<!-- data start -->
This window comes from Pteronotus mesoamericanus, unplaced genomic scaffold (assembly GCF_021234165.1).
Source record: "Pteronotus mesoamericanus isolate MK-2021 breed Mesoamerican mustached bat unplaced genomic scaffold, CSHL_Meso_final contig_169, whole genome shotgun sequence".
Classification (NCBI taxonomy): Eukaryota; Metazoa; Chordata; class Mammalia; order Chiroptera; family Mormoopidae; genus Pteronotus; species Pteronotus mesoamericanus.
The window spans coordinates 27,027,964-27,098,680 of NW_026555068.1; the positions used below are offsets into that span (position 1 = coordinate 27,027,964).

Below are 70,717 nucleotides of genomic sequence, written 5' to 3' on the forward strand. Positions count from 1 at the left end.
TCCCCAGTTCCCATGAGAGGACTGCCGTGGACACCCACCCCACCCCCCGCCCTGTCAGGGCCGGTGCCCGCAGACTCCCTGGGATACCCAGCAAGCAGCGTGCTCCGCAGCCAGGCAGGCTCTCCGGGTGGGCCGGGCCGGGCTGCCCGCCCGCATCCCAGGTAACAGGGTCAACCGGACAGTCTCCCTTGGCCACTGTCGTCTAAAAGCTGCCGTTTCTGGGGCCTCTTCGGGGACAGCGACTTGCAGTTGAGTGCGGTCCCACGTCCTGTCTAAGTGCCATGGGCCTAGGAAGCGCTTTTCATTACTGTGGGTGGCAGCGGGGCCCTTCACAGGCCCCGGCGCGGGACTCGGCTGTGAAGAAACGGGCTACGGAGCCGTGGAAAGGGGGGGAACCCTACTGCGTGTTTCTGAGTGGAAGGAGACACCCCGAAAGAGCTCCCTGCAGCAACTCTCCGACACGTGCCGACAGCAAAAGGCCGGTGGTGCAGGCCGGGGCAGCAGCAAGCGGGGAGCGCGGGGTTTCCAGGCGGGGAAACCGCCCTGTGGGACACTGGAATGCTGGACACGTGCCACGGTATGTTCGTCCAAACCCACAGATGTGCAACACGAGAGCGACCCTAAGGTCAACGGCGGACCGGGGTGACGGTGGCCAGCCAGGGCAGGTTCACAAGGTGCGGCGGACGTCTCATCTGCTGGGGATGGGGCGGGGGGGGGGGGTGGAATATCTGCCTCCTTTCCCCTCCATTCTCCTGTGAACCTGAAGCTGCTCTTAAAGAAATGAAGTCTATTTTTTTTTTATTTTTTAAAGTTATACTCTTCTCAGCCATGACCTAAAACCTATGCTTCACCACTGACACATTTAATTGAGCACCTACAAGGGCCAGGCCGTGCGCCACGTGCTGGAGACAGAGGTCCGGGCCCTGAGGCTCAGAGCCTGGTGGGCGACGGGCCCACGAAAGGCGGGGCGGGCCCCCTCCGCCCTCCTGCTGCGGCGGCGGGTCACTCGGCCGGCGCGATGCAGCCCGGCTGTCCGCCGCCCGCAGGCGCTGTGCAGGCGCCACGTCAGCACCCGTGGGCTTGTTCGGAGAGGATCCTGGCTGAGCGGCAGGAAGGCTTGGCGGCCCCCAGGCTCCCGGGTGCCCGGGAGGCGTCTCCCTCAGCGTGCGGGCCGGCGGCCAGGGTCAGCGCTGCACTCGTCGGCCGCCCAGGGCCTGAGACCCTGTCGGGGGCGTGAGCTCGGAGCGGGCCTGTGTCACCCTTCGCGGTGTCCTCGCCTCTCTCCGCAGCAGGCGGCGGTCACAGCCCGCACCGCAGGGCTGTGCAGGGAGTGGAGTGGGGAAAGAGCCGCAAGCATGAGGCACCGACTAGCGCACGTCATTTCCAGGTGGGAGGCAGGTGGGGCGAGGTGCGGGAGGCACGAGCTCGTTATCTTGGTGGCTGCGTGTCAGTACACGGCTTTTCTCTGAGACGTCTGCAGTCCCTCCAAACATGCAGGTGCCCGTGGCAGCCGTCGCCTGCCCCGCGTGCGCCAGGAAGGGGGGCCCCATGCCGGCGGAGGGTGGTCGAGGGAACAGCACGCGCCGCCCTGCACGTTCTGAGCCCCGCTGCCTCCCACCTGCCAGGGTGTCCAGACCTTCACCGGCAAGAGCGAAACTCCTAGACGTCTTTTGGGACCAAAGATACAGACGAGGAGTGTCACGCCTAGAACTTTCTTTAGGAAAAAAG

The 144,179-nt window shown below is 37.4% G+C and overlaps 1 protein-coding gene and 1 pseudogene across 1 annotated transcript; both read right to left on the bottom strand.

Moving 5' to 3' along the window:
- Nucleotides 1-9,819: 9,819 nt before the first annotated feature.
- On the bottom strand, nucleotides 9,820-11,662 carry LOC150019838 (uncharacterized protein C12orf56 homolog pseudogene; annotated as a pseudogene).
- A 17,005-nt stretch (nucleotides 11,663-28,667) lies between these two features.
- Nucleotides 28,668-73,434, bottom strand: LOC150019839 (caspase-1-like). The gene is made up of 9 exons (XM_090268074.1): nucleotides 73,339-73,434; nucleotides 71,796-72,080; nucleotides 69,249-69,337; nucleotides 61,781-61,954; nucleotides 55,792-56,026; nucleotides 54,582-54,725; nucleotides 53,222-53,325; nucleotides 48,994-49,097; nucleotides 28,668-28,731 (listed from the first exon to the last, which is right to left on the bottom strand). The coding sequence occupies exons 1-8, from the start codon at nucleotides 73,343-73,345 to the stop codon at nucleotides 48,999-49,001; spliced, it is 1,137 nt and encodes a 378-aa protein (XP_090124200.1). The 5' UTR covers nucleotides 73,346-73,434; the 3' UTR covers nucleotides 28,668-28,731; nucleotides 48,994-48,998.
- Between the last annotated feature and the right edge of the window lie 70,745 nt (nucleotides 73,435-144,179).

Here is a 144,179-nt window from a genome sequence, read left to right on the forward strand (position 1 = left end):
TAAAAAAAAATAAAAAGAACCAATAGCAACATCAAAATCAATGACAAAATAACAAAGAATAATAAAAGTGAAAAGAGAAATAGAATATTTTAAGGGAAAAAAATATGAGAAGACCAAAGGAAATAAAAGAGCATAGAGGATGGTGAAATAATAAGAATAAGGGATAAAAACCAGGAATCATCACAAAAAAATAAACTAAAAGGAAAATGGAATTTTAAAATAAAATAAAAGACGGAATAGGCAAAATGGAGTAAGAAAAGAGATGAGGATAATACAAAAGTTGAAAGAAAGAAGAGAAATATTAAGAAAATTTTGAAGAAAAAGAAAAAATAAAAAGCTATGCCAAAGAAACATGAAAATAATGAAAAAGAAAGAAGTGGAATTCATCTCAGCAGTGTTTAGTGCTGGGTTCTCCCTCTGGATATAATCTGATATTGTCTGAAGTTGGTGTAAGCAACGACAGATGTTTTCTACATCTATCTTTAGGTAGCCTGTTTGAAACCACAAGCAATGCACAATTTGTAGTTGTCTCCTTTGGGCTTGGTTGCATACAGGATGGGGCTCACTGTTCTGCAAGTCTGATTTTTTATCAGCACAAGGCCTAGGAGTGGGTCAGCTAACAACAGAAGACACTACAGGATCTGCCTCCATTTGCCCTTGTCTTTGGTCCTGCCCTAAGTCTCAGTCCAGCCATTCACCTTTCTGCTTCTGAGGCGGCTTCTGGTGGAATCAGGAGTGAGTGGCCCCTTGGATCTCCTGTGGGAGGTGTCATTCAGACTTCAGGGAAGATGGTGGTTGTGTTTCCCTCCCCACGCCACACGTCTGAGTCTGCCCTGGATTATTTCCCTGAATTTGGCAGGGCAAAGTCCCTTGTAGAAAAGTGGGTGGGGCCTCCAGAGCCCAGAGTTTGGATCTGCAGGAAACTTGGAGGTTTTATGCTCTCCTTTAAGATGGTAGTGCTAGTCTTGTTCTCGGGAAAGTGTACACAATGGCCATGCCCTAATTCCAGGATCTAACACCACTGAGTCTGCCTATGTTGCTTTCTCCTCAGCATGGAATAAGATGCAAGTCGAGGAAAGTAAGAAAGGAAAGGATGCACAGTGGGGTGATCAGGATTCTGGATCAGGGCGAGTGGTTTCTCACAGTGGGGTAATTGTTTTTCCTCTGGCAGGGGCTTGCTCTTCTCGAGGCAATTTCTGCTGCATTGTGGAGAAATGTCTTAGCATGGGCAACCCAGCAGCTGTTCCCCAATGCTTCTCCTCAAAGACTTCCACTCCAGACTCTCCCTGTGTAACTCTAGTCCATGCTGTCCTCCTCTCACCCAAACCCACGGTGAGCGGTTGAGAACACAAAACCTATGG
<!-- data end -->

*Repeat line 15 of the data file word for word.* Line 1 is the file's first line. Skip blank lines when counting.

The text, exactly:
TAAAAAAAAATAAAAAGAACCAATAGCAACATCAAAATCAATGACAAAATAACAAAGAATAATAAAAGTGAAAAGAGAAATAGAATATTTTAAGGGAAAAAAATATGAGAAGACCAAAGGAAATAAAAGAGCATAGAGGATGGTGAAATAATAAGAATAAGGGATAAAAACCAGGAATCATCACAAAAAAATAAACTAAAAGGAAAATGGAATTTTAAAATAAAATAAAAGACGGAATAGGCAAAATGGAGTAAGAAAAGAGATGAGGATAATACAAAAGTTGAAAGAAAGAAGAGAAATATTAAGAAAATTTTGAAGAAAAAGAAAAAATAAAAAGCTATGCCAAAGAAACATGAAAATAATGAAAAAGAAAGAAGTGGAATTCATCTCAGCAGTGTTTAGTGCTGGGTTCTCCCTCTGGATATAATCTGATATTGTCTGAAGTTGGTGTAAGCAACGACAGATGTTTTCTACATCTATCTTTAGGTAGCCTGTTTGAAACCACAAGCAATGCACAATTTGTAGTTGTCTCCTTTGGGCTTGGTTGCATACAGGATGGGGCTCACTGTTCTGCAAGTCTGATTTTTTATCAGCACAAGGCCTAGGAGTGGGTCAGCTAACAACAGAAGACACTACAGGATCTGCCTCCATTTGCCCTTGTCTTTGGTCCTGCCCTAAGTCTCAGTCCAGCCATTCACCTTTCTGCTTCTGAGGCGGCTTCTGGTGGAATCAGGAGTGAGTGGCCCCTTGGATCTCCTGTGGGAGGTGTCATTCAGACTTCAGGGAAGATGGTGGTTGTGTTTCCCTCCCCACGCCACACGTCTGAGTCTGCCCTGGATTATTTCCCTGAATTTGGCAGGGCAAAGTCCCTTGTAGAAAAGTGGGTGGGGCCTCCAGAGCCCAGAGTTTGGATCTGCAGGAAACTTGGAGGTTTTATGCTCTCCTTTAAGATGGTAGTGCTAGTCTTGTTCTCGGGAAAGTGTACACAATGGCCATGCCCTAATTCCAGGATCTAACACCACTGAGTCTGCCTATGTTGCTTTCTCCTCAGCATGGAATAAGATGCAAGTCGAGGAAAGTAAGAAAGGAAAGGATGCACAGTGGGGTGATCAGGATTCTGGATCAGGGCGAGTGGTTTCTCACAGTGGGGTAATTGTTTTTCCTCTGGCAGGGGCTTGCTCTTCTCGAGGCAATTTCTGCTGCATTGTGGAGAAATGTCTTAGCATGGGCAACCCAGCAGCTGTTCCCCAATGCTTCTCCTCAAAGACTTCCACTCCAGACTCTCCCTGTGTAACTCTAGTCCATGCTGTCCTCCTCTCACCCAAACCCACGGTGAGCGGTTGAGAACACAAAACCTATGG